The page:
Anyways, the intern cut a small incision (two centimetres?) in the side of my chest (remember "no local", so yest that 'pinched a bit' but it didn't come close to what happened next).
Then he slid that long spike in the pic above, into the clear perforated plastic sleeve beside it, then inserted it into the incision and proceeded to try to push it through my chest wall. It took him several attempts, like a musketeer with a rusty dull blade, or a teen boy on his first ‘date’; he was pushing hard enough to jostle my 200 lb body, before ‘POOF’ the spike found its way through my chest wall and slid a good 10 inches into my chest.
Me: “Holy crap, that burns!”
Nurse: “Um, doctor, you realize you inserted the tube between two broken ribs?”
He then repeated the procedure in a proper position...seriously...it took two full times to get it.
He must have noticed me getting fidgety (I was ready to strangle him!)...cuz he says "Sir, please relax."
Me: "Why don't you lay here while I stab you repeatedly and see how relaxed you feel??".
Anyways the spike gets pulled out, leaving the perferated plastic sleeve in the chest; this sleeve gets hooked up to a vacuum contraption that sucks the gunk that is collapsing the lung, and lets the lung re-inflate...but it took 5 days in the hospital for it to happen. I am happy to say that the specialist was much more competent than the intern, because that was one of the most brutal procedures I have ever experienced. Lois visited every day, to make things better, and my friend DickBall even visited once. (The nurse said only family was allowed, he said he was my brother...they let him in. He is a pale faced, full British accented Englishman...I am Metis, and I look it.) Plus DickBall smuggled in 6 dark brews that day...so we shared them. A Brit and a Metis...brothers to the core...thanks DickBall!!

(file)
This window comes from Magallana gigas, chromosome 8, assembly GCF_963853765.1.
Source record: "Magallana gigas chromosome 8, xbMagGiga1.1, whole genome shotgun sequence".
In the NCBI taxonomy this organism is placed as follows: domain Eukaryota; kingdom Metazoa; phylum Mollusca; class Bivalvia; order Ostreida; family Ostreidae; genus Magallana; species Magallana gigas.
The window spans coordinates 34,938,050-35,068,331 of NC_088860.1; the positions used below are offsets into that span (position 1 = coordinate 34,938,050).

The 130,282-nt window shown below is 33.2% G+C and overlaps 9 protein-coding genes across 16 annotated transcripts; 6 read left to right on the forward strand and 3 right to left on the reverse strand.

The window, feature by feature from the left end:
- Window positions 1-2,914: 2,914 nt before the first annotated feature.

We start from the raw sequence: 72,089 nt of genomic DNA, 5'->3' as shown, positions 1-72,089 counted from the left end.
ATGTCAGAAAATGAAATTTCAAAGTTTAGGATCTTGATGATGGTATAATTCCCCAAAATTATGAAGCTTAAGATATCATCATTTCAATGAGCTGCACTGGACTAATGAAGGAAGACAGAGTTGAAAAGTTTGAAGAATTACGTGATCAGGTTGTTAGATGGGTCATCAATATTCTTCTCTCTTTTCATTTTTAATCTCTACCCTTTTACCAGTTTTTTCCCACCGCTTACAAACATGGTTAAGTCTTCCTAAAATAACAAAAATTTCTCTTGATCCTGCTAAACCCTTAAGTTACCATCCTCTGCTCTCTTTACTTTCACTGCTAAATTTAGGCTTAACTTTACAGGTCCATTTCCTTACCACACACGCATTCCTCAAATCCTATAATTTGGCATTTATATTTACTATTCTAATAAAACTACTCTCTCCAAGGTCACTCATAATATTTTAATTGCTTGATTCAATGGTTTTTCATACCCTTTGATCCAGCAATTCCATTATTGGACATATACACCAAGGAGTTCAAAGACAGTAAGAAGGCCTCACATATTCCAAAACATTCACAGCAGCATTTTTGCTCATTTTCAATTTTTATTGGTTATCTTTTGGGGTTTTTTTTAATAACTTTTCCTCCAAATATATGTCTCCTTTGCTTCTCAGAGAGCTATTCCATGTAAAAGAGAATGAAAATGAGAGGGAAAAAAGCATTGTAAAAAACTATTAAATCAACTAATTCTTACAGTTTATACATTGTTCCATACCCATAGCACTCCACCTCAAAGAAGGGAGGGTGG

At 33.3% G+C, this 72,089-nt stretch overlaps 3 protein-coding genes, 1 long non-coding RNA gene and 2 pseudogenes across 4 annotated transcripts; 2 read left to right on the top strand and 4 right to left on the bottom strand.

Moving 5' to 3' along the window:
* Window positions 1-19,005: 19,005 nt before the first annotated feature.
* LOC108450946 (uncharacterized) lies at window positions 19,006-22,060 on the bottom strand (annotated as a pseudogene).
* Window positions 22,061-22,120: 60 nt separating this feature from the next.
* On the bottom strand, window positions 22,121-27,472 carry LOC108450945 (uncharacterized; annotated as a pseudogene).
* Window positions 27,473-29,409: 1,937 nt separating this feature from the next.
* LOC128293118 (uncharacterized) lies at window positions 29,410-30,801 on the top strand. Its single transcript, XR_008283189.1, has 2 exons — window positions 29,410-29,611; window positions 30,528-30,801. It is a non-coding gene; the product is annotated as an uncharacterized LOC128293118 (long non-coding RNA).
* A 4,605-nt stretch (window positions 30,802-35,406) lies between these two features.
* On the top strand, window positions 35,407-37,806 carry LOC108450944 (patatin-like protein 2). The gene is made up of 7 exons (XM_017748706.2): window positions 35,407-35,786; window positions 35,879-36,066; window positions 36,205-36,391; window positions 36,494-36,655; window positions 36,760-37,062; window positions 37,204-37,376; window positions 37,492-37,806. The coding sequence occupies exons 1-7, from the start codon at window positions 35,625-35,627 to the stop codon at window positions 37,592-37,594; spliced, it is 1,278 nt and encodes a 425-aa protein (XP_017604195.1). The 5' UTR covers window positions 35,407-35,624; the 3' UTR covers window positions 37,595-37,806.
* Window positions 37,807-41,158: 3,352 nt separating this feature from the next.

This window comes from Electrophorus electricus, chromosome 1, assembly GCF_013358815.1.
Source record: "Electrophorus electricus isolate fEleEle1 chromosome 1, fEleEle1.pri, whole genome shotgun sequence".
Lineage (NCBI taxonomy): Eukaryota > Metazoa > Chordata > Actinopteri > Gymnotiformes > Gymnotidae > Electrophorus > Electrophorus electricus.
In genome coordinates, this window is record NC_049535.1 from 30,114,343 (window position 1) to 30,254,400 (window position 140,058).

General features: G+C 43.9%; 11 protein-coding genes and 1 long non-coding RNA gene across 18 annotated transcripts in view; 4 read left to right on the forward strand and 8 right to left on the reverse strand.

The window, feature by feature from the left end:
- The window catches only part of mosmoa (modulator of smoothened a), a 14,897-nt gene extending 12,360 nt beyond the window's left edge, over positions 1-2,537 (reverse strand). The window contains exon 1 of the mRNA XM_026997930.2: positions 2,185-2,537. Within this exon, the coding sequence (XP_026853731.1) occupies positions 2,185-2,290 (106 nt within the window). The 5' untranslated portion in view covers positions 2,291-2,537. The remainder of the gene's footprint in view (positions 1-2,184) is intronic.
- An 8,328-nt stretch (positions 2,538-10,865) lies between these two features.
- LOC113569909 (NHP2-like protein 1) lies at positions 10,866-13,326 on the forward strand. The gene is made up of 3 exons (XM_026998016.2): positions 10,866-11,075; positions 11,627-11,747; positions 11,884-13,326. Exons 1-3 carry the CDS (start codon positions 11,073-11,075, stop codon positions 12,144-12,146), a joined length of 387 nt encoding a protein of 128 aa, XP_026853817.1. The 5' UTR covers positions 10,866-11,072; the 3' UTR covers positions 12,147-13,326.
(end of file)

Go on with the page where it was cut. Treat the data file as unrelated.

Anyways, that is why I was nervous when I thought I may have injured my ribs this winter...but don’t worry...there is no way I will ever go through that again...I will live with one lung first.
So, even Superman can get hurt...but apparently a hero can die. RIP Mr. Stompin Tom Connors...a true Canadian hero. I have always been a fan.
But to end on a somewhat brighter note...something that I thought just was not ever possible happened after one of our rides this winter. I’m still so floored I don’t know if I can tell it right.
After a ride at Dundas with Fig and NewfieSteve, we stopped at Cafe Domestique for a recovery refreshment and .... wait for it ... Fig bought a round!!! Now I have mentioned in previous posts, that Fig is stupid fit, and silly fast on his bike...but the only thing that eclipses his fitness is his cheapness (don’t worry Fig would be the first to admit it). He is also a secret billionaire (OK...maybe only a millionaire...so far). Anyways, since we have never seen, and may never again see (like the Haley’s comet, once every 76 years), that diamond encrusted platinum gold card escape the steely confines of Fig’s wallet ,NewfieSteve made sure to get these pics for posterity:
Thanks Fig, for the beers!! J
Anyways, I am still here, still riding, still trying to get faster. It’s fricken snowing out as I write this, but the squirrels are molting, the doves are moving back in, and robins have been sighted, so maybe nature is saying spring is almost here! And I will be posting more regularly as race season nears so...